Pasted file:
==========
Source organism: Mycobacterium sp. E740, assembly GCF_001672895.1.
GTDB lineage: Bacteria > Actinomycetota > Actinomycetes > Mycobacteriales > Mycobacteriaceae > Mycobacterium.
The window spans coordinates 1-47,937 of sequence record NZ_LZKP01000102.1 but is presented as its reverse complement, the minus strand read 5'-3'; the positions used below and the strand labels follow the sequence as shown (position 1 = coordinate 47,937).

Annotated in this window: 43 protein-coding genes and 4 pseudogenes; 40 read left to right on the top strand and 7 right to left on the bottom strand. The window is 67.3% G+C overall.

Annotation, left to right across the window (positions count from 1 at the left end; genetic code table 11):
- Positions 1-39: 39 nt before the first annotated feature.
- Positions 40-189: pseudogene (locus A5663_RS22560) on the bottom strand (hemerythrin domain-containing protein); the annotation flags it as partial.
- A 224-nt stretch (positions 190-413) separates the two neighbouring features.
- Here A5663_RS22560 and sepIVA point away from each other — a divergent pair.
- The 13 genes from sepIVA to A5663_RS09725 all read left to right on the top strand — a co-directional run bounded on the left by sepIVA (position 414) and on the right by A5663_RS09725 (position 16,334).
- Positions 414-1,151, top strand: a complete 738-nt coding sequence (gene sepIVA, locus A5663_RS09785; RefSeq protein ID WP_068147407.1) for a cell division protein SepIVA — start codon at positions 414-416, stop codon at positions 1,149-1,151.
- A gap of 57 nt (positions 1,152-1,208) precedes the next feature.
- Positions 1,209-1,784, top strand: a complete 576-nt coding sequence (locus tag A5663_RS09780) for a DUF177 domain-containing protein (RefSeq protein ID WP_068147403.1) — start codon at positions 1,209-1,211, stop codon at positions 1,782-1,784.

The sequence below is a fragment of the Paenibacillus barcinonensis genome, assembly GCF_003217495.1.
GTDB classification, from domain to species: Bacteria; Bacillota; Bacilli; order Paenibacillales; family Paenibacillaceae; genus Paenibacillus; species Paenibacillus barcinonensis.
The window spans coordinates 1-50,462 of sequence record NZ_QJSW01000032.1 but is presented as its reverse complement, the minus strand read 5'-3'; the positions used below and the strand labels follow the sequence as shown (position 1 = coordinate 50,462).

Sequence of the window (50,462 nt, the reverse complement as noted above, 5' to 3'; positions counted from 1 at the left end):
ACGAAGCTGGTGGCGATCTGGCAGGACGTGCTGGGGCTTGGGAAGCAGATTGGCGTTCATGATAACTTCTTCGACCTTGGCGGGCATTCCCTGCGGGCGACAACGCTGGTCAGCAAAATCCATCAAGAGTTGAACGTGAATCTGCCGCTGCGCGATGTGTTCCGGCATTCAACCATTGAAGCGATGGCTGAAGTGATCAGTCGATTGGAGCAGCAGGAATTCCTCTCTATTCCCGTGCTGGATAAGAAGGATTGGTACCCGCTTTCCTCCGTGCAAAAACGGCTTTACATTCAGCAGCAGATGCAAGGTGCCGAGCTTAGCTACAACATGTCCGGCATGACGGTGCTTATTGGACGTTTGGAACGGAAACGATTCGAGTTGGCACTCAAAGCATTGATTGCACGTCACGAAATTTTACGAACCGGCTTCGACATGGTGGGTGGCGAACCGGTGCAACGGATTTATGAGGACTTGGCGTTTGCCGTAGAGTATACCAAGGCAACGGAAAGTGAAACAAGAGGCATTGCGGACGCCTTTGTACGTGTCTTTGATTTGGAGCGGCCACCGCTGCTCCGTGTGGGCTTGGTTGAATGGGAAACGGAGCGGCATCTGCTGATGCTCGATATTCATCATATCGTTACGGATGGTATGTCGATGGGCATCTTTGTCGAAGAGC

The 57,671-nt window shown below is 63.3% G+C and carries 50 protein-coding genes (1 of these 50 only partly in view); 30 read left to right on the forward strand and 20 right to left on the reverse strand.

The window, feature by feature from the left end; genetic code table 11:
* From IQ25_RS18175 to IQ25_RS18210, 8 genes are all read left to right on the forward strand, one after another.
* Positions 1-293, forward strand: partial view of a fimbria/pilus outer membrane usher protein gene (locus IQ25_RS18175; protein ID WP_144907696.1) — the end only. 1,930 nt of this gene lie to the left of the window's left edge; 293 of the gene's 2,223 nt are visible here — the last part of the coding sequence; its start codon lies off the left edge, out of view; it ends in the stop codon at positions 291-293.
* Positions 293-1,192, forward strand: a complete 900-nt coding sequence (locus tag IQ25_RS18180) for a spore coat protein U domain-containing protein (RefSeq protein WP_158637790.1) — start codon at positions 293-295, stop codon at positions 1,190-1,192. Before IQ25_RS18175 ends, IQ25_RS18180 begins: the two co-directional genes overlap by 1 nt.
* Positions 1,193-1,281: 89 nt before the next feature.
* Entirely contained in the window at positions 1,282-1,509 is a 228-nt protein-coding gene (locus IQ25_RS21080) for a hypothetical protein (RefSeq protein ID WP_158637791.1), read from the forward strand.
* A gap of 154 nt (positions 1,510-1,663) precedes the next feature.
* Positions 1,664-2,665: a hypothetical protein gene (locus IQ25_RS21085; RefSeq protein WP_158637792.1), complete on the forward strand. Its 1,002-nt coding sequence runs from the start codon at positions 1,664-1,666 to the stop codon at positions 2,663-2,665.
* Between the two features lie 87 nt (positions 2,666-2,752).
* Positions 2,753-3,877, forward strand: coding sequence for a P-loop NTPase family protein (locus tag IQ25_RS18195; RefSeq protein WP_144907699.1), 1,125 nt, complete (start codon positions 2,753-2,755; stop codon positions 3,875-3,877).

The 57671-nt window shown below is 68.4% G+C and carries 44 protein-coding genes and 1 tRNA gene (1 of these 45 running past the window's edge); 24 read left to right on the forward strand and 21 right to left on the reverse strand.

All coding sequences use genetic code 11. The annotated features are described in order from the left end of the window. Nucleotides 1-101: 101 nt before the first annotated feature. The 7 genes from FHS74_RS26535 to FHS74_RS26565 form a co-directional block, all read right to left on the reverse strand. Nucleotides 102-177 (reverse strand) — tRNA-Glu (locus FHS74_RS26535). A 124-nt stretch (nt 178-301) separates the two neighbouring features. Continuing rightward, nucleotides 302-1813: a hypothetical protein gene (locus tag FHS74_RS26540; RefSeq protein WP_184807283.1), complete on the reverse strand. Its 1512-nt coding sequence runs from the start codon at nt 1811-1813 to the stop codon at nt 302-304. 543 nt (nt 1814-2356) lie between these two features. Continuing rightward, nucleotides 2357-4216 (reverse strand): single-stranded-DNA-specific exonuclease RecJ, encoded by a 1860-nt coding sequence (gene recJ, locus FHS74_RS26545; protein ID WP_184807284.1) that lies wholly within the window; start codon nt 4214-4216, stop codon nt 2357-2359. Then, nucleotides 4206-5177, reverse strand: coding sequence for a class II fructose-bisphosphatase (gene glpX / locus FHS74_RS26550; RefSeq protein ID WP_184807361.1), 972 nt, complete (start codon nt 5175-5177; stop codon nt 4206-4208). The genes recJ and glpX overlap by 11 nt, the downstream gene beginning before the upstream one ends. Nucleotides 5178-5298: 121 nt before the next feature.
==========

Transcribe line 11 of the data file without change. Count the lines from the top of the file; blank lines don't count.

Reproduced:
- Positions 414-1,151, top strand: a complete 738-nt coding sequence (gene sepIVA, locus A5663_RS09785; RefSeq protein ID WP_068147407.1) for a cell division protein SepIVA — start codon at positions 414-416, stop codon at positions 1,149-1,151.